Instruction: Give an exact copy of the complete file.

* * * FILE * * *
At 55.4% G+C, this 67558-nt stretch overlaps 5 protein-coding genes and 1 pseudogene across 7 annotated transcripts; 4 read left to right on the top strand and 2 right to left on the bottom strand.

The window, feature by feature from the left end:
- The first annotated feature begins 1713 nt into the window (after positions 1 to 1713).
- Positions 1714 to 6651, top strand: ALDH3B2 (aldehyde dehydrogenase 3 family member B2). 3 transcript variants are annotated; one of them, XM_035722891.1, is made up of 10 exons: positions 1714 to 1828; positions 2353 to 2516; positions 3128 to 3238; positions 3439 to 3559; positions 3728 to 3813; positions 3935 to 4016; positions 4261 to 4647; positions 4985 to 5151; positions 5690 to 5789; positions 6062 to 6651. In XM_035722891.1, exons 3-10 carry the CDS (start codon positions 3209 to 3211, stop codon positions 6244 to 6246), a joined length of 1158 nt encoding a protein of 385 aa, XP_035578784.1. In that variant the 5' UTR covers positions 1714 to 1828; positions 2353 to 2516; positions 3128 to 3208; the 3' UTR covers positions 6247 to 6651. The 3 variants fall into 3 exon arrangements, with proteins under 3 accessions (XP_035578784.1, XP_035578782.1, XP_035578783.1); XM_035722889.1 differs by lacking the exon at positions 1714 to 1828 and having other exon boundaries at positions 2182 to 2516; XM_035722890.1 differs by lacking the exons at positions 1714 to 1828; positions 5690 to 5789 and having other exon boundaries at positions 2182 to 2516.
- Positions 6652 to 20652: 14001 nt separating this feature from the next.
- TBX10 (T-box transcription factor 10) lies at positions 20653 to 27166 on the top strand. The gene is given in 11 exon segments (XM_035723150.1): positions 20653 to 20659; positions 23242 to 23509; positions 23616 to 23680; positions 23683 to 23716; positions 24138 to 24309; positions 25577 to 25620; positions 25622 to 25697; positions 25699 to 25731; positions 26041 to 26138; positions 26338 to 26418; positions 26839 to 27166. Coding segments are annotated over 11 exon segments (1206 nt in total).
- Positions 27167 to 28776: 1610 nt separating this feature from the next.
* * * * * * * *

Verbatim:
At 55.4% G+C, this 67558-nt stretch overlaps 5 protein-coding genes and 1 pseudogene across 7 annotated transcripts; 4 read left to right on the top strand and 2 right to left on the bottom strand.

The window, feature by feature from the left end:
- The first annotated feature begins 1713 nt into the window (after positions 1 to 1713).
- Positions 1714 to 6651, top strand: ALDH3B2 (aldehyde dehydrogenase 3 family member B2). 3 transcript variants are annotated; one of them, XM_035722891.1, is made up of 10 exons: positions 1714 to 1828; positions 2353 to 2516; positions 3128 to 3238; positions 3439 to 3559; positions 3728 to 3813; positions 3935 to 4016; positions 4261 to 4647; positions 4985 to 5151; positions 5690 to 5789; positions 6062 to 6651. In XM_035722891.1, exons 3-10 carry the CDS (start codon positions 3209 to 3211, stop codon positions 6244 to 6246), a joined length of 1158 nt encoding a protein of 385 aa, XP_035578784.1. In that variant the 5' UTR covers positions 1714 to 1828; positions 2353 to 2516; positions 3128 to 3208; the 3' UTR covers positions 6247 to 6651. The 3 variants fall into 3 exon arrangements, with proteins under 3 accessions (XP_035578784.1, XP_035578782.1, XP_035578783.1); XM_035722889.1 differs by lacking the exon at positions 1714 to 1828 and having other exon boundaries at positions 2182 to 2516; XM_035722890.1 differs by lacking the exons at positions 1714 to 1828; positions 5690 to 5789 and having other exon boundaries at positions 2182 to 2516.
- Positions 6652 to 20652: 14001 nt separating this feature from the next.
- TBX10 (T-box transcription factor 10) lies at positions 20653 to 27166 on the top strand. The gene is given in 11 exon segments (XM_035723150.1): positions 20653 to 20659; positions 23242 to 23509; positions 23616 to 23680; positions 23683 to 23716; positions 24138 to 24309; positions 25577 to 25620; positions 25622 to 25697; positions 25699 to 25731; positions 26041 to 26138; positions 26338 to 26418; positions 26839 to 27166. Coding segments are annotated over 11 exon segments (1206 nt in total).
- Positions 27167 to 28776: 1610 nt separating this feature from the next.